After the press Conference of October 7, 2013 Egypt has issued its new expectations and how far it is interested in safeguarding its national security and economic interest, through an official, who chose to remain anonymous, on October 16,

“The government has prepared a new paper to negotiate with Ethiopia regarding the Renaissance Dam. Technical and legal teams have been tasked with studying the Egyptian [negotiating] items, which are expected to be presented to the Ethiopian side at the next meeting. … The Egyptian offer includes full participation in the construction, management and operation of the dam, by dispatching Egyptian engineers who specialize in the field of dam construction; the signing of an agreement with the Ethiopian side on sending [to Ethiopia] a permanent Egyptian water mission [that will be stationed] at the dam; and [Egypt’s] participation in the funding and working as an intermediary to obtain aid and international loans and grants to finance dam construction.” [Ayah Aman, Al-Monitor, October 23, 2013]

One serious problem facing Ethiopia, which is in the background of most conflicts that threaten the survival of Ethiopia, is the military assistance of the United States to Egypt to the tune of a couple of billion dollars every year for the last two decades. Such polarizing assistance to Egypt seems to add to the arrogance and inflexibility of the Egyptian Government. The United States Government either must stop such outrage or provide Ethiopia also with as much military assistance as it does to Egypt. Egypt did not help the United States in its global effort to squash Al-Qaida terrorist members. Some of the leaders of such anti American groups are Egyptian citizens. By contrast, the Ethiopian Government is fully engaged in the fight against terrorism with the United States as a partner for peace and security. Why is the United States always undermining Ethiopia’s interest at crucial moments in our history for the last one hundred years of relationship with the United States?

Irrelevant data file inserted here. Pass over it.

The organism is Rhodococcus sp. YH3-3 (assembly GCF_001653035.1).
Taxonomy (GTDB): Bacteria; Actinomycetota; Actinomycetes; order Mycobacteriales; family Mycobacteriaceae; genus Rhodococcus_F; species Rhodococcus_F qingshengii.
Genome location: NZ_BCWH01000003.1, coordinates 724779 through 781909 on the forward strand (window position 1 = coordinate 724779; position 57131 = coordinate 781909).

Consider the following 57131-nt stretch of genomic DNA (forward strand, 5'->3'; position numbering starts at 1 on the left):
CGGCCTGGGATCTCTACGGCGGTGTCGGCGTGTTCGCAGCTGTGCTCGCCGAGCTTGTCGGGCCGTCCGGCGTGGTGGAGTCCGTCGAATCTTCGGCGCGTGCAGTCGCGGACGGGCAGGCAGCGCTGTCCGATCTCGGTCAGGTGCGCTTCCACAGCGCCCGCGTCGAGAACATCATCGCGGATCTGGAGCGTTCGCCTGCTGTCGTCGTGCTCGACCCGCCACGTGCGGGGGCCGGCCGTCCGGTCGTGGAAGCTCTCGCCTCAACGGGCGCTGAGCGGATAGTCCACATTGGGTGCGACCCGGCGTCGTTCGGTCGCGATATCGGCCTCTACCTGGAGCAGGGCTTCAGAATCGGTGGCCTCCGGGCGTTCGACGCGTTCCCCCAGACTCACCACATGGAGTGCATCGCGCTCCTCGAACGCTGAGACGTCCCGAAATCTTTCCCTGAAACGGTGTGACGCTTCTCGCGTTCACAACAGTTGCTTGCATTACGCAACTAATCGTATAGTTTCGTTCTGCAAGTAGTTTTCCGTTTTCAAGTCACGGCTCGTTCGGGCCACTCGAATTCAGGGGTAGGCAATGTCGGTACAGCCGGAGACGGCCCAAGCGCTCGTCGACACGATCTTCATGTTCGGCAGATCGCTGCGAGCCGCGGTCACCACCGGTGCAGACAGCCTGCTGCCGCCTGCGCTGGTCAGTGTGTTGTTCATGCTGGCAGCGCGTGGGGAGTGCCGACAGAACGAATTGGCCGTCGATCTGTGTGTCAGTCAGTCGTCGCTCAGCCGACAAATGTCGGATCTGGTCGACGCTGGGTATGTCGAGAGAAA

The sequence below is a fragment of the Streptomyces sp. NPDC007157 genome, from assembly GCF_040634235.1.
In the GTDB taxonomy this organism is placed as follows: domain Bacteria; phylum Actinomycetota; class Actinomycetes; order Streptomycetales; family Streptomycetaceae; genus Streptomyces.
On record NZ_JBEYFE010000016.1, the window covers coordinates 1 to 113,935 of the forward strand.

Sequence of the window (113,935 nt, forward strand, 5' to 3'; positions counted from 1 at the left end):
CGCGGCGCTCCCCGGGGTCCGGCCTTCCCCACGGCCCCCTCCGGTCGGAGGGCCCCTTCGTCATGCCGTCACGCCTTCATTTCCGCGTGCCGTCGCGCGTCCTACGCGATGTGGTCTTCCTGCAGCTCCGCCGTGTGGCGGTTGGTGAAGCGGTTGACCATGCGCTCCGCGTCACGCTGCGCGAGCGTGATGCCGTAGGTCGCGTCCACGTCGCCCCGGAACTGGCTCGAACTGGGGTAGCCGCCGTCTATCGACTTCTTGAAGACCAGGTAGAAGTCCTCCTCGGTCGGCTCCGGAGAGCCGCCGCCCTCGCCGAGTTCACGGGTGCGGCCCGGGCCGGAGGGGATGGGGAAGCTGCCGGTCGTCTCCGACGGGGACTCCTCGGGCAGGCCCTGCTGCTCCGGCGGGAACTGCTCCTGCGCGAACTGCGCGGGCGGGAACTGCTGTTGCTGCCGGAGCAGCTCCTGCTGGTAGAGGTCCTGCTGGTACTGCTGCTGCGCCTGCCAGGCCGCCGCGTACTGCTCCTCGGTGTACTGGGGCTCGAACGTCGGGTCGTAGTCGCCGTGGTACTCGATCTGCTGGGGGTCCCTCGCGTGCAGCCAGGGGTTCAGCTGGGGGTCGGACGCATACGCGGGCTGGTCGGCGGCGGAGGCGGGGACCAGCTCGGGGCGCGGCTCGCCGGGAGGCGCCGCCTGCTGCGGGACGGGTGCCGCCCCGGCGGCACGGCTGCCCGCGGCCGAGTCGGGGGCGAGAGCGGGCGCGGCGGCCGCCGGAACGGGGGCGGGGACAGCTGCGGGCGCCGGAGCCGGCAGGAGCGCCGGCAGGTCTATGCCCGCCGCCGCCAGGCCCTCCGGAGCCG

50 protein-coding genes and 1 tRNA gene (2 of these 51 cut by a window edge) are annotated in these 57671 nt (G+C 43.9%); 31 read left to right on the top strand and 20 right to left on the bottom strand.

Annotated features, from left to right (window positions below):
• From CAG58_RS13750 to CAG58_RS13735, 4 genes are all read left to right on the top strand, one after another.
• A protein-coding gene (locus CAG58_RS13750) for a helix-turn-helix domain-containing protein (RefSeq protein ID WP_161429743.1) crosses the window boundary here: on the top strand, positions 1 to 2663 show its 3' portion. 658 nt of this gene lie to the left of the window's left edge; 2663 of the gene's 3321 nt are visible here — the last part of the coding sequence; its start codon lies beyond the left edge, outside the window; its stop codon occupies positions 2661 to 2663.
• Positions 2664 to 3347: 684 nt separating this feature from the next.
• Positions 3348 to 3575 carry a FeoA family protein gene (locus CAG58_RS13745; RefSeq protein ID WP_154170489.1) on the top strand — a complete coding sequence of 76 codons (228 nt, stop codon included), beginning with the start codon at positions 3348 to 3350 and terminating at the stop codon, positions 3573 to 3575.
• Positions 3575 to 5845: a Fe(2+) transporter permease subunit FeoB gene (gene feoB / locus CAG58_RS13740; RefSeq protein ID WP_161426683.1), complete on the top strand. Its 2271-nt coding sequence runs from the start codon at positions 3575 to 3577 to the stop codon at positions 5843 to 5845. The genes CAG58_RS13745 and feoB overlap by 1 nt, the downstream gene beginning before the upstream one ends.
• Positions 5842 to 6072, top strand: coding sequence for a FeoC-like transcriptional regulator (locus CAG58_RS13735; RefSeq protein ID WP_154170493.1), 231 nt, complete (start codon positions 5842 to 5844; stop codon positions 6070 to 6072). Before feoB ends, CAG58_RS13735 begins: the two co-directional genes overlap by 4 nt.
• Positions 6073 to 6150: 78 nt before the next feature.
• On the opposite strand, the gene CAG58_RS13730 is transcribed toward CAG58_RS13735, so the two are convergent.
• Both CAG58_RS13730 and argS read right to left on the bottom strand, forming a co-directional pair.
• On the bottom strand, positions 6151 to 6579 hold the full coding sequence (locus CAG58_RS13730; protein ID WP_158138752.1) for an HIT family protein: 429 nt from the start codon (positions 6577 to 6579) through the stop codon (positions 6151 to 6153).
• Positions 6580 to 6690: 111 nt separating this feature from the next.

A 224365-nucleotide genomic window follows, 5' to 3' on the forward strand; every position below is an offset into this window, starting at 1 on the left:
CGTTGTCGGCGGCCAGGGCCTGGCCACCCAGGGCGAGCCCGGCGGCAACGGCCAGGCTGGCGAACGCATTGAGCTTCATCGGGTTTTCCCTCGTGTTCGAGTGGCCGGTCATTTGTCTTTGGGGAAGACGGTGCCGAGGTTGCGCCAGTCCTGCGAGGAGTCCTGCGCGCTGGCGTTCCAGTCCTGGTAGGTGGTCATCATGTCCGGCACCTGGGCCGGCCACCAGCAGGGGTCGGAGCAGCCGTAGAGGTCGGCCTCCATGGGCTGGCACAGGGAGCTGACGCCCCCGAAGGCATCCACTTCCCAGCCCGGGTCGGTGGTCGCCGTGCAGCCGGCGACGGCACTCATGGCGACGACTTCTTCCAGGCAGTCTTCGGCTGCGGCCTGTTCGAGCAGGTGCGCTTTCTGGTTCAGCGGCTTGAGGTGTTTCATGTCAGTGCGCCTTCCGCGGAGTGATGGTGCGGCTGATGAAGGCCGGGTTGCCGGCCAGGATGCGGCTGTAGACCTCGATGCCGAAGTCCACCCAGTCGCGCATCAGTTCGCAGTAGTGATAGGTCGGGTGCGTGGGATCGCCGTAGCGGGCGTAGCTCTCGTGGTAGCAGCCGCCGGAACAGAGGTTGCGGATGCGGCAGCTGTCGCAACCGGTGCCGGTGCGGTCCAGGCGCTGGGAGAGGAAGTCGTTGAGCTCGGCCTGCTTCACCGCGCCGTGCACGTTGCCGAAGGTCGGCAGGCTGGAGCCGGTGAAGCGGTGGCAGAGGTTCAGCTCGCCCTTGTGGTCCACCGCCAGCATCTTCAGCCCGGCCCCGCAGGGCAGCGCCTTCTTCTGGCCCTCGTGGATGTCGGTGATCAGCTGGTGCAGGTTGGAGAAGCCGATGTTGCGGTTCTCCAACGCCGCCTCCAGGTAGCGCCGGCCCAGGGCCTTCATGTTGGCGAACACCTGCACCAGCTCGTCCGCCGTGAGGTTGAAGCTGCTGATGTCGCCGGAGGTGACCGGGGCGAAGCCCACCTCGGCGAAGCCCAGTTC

PART TWO : JOINT OWNERSHIP OF NATURAL RESOURCES

III. Joint Ownership

The current concept of “joint ownership” has its root in Roman Law as “dominium” and “condominium.” However, the literature shows that form of ownership/possession was not popular nor an accepted form of ownership and even of possession between states. “Sovereignty” is a very jealous mistress and would not allow any other Sovereign power to share in its domain. From hundreds of dams constructions around the world only a handful are jointly owned by two or three Sates. Even those very limited jointly owned dams are not free from great conflicts and most often on the verge of complete breakdown and possible war. For Ethiopia, as well as, for Egypt and Sudan, this idea of “joint ownership” of an Ethiopian natural resource is extremely dangerous in creating another flash point between the three countries and their supporters.